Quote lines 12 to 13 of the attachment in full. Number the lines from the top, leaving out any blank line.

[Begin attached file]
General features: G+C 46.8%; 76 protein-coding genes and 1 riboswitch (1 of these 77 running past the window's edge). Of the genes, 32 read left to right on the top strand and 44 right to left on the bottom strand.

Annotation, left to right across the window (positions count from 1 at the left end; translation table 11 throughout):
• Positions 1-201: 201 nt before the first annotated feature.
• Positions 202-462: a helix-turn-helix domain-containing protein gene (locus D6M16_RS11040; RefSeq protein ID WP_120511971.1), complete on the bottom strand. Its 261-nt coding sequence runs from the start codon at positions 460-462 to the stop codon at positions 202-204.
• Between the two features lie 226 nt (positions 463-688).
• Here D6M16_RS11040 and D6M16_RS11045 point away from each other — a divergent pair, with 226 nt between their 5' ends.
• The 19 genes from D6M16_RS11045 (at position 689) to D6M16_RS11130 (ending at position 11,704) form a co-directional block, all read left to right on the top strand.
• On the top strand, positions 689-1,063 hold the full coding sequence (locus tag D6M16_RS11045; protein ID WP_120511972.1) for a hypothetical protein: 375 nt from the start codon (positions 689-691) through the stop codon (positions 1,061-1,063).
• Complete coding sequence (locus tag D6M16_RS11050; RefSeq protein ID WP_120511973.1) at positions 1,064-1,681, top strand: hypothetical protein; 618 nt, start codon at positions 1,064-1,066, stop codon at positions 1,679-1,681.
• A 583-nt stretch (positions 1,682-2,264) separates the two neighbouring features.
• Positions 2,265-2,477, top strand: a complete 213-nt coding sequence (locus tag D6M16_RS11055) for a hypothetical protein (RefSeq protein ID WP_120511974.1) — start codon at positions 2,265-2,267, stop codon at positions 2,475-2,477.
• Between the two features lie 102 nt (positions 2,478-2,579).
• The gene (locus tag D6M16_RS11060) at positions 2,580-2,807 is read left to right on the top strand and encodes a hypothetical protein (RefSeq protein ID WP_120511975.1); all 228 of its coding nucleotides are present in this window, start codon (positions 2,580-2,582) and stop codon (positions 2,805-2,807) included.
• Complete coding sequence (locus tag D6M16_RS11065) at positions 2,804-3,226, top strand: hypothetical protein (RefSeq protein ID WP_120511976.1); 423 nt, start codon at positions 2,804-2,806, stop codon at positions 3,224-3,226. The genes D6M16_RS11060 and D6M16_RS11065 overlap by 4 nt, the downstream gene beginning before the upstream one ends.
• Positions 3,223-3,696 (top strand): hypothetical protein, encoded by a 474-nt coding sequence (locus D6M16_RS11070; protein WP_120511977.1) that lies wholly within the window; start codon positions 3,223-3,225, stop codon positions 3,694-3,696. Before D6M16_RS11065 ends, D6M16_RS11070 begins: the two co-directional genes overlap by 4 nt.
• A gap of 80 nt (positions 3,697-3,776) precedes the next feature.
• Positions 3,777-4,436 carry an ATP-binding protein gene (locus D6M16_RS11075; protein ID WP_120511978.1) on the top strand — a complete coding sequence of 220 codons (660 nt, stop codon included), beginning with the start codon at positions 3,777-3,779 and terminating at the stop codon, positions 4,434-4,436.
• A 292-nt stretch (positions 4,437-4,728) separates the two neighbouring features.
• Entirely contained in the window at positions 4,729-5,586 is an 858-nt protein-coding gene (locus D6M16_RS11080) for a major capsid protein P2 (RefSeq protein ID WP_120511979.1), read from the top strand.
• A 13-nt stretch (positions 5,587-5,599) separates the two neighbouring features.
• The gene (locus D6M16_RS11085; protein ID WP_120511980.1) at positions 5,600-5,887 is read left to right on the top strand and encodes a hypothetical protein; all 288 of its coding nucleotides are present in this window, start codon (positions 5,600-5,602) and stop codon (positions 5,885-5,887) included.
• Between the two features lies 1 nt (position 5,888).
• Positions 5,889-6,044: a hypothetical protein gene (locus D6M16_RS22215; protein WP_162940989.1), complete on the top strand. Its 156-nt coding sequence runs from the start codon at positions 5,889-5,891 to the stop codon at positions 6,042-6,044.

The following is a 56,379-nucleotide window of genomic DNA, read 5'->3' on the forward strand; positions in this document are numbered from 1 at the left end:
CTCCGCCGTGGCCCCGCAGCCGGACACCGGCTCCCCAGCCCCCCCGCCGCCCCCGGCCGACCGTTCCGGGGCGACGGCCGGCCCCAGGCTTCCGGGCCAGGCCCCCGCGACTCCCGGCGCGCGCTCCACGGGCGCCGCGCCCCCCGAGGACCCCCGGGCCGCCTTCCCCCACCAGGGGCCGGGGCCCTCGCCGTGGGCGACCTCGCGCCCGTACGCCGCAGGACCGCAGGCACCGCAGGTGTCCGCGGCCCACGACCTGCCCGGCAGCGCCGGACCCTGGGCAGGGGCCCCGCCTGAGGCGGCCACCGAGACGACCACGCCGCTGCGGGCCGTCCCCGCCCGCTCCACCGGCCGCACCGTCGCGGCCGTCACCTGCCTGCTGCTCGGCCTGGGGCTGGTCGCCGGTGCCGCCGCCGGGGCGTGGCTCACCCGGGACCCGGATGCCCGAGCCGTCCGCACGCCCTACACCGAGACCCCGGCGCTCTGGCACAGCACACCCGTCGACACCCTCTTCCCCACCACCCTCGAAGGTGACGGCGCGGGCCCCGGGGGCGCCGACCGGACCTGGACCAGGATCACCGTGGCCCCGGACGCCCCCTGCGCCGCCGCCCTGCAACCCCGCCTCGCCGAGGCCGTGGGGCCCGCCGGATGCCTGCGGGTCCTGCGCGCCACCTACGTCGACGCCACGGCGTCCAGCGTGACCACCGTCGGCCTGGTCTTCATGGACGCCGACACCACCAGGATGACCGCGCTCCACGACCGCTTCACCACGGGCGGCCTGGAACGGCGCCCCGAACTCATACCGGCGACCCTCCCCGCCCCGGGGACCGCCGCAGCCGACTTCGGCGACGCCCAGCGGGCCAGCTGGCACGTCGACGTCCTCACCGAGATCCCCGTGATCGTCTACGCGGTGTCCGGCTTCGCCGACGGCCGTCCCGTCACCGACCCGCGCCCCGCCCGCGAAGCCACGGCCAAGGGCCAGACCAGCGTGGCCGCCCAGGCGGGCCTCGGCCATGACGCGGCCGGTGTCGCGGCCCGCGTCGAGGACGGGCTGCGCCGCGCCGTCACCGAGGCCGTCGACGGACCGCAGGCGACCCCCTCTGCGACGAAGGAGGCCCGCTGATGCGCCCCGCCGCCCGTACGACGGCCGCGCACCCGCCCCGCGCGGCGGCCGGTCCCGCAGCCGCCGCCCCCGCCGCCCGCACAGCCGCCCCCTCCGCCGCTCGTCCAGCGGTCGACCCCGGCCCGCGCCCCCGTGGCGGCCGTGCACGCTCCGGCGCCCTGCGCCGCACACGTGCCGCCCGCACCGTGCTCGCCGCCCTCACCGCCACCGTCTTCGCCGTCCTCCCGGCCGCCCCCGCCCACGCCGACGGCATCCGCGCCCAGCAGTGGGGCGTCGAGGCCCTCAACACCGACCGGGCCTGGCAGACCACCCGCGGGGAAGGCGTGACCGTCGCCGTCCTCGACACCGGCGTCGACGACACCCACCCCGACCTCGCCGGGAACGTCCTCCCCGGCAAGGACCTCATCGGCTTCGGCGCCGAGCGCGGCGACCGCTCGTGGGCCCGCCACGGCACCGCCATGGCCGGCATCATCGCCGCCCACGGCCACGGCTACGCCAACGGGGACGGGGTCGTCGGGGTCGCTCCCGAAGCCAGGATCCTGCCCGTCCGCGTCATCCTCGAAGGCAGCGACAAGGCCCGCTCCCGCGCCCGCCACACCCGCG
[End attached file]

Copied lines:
• Between the two features lie 102 nt (positions 2,478-2,579).
• The gene (locus tag D6M16_RS11060) at positions 2,580-2,807 is read left to right on the top strand and encodes a hypothetical protein (RefSeq protein ID WP_120511975.1); all 228 of its coding nucleotides are present in this window, start codon (positions 2,580-2,582) and stop codon (positions 2,805-2,807) included.